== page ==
BSA/AML Compliance Program Risk

Not all bank BSA/AML programs kept pace with the greater risks that certain activities pose to violating BSA/AML rules. Examination findings have identified programs that have remained unchanged, in spite of the banks’ growth, expansion and shifting risk profiles. The result is stagnant programs that fail to comply with the required elements5  of an effective BSA/AML compliance program. Banks can avoid the potential fallout from BSA/AML compliance program failures that may result. The bank’s board and senior management must begin by emphasizing the significance of BSA/AML compliance. The appointment of a knowledgeable BSA officer who possesses sufficient authority and resources to provide effective program oversight is a critical step in creating the appropriate compliance culture. Ongoing training also reinforces the importance of BSA/AML compliance. We have seen cases where banks do not adequately fund their BSA/AML programs. This management decision can lead to an ineffective program and exam findings.

Risk assessments should be reviewed on an ongoing basis, by comparing the assessment with the bank’s current products, service offerings and customer mix to ensure that the risk assessment is comprehensive and to identify areas that currently pose risks to the institution. Integral to this process is a strong customer due diligence program in which customer information is collected on an ongoing basis to maintain current information on activity and associated risks.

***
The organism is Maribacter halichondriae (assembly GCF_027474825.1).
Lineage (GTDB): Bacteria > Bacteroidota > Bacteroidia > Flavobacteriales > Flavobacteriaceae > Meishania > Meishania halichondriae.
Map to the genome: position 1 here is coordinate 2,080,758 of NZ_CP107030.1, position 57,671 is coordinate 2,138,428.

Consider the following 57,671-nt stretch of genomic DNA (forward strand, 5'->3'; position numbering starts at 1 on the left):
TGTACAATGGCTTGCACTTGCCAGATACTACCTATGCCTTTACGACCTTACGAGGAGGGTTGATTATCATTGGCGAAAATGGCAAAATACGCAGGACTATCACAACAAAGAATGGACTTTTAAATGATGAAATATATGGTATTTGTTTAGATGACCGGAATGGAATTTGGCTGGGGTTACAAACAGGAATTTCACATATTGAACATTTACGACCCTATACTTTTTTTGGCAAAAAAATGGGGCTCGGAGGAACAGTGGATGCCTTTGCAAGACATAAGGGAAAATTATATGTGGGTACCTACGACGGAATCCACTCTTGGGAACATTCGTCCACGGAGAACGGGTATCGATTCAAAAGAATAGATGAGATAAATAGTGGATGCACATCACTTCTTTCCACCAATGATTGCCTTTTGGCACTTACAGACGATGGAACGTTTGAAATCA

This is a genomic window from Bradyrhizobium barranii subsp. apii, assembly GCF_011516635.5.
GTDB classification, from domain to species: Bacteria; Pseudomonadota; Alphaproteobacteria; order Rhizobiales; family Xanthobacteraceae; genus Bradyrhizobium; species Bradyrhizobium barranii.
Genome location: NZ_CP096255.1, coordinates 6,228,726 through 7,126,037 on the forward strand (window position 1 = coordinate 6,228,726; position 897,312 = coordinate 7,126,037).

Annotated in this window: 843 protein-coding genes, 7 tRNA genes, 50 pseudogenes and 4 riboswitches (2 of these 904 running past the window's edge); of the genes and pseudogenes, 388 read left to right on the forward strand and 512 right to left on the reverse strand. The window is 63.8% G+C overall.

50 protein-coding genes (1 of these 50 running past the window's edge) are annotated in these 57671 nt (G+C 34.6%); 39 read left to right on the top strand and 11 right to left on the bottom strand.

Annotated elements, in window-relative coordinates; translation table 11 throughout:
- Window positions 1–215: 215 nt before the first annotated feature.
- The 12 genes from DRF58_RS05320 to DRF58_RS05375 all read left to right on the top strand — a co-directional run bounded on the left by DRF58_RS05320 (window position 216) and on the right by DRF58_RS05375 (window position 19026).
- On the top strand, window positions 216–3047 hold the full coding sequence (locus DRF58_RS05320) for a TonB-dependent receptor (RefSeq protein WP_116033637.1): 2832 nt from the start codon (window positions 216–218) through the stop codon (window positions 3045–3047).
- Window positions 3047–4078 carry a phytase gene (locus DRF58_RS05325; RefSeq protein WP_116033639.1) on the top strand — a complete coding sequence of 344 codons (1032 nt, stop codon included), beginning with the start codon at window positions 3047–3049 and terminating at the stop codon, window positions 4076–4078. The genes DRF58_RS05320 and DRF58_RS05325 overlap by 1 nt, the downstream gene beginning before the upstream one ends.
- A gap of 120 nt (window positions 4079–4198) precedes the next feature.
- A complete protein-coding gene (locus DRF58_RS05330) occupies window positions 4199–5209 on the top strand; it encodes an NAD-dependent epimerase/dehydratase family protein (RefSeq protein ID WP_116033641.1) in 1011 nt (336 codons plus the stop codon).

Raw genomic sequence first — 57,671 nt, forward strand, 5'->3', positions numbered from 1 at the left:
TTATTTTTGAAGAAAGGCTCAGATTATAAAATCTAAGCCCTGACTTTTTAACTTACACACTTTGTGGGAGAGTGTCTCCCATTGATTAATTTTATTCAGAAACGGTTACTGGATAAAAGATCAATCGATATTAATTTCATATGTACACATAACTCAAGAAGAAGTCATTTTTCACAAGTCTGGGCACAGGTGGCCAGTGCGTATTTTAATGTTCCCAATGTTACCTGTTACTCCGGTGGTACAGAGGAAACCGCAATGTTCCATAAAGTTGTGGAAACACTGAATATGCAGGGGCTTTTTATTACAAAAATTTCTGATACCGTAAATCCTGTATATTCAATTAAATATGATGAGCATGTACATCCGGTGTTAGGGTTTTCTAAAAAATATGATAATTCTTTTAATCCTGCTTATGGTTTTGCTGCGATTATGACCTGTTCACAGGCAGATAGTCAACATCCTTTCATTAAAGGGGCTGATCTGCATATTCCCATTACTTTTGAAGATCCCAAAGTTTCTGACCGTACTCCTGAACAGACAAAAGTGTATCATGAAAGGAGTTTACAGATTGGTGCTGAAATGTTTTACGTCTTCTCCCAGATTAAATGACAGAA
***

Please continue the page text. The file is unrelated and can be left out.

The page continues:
Conclusion

While core BSA/AML program elements have remained the same, banking products and services have become more complex and electronic in nature, making an accurate risk assessment more challenging and crucial. Effective BSA/AML compliance programs supported by the banks’ board of directors, senior management and knowledgeable BSA officers, as well as ongoing training and risk assessments, will assist banks in complying with regulatory requirements.

Endnotes

1 Controlled Substances Act, 21 U.S.C. § 801, et seq.

2 For a more expansive discussion of banking marijuana-related businesses, reference “BSA Expectations for Marijuana-Related Businesses,” Banking in the Ninth, June 2015, available at minneapolisfed.org/publications/banking-in-the-ninth/bsa-expectations-for-marijuana-related-businesses.

3 Memorandum from Monty Wilkinson, Director, Policy Statement Regarding Marijuana Issues in Indian County (Oct. 28, 2014).

4 See fincen.gov/statutes_regs/guidance/pdf/FIN-2014-G001.pdf

5 BSA/AML programs must include the following minimum requirements (also known as the four pillars): (1) a system of internal controls, (2) independent testing of BSA/AML compliance, (3) designation of an individual or individuals responsible for managing BSA compliance (BSA compliance officer), and (4) training for appropriate personnel.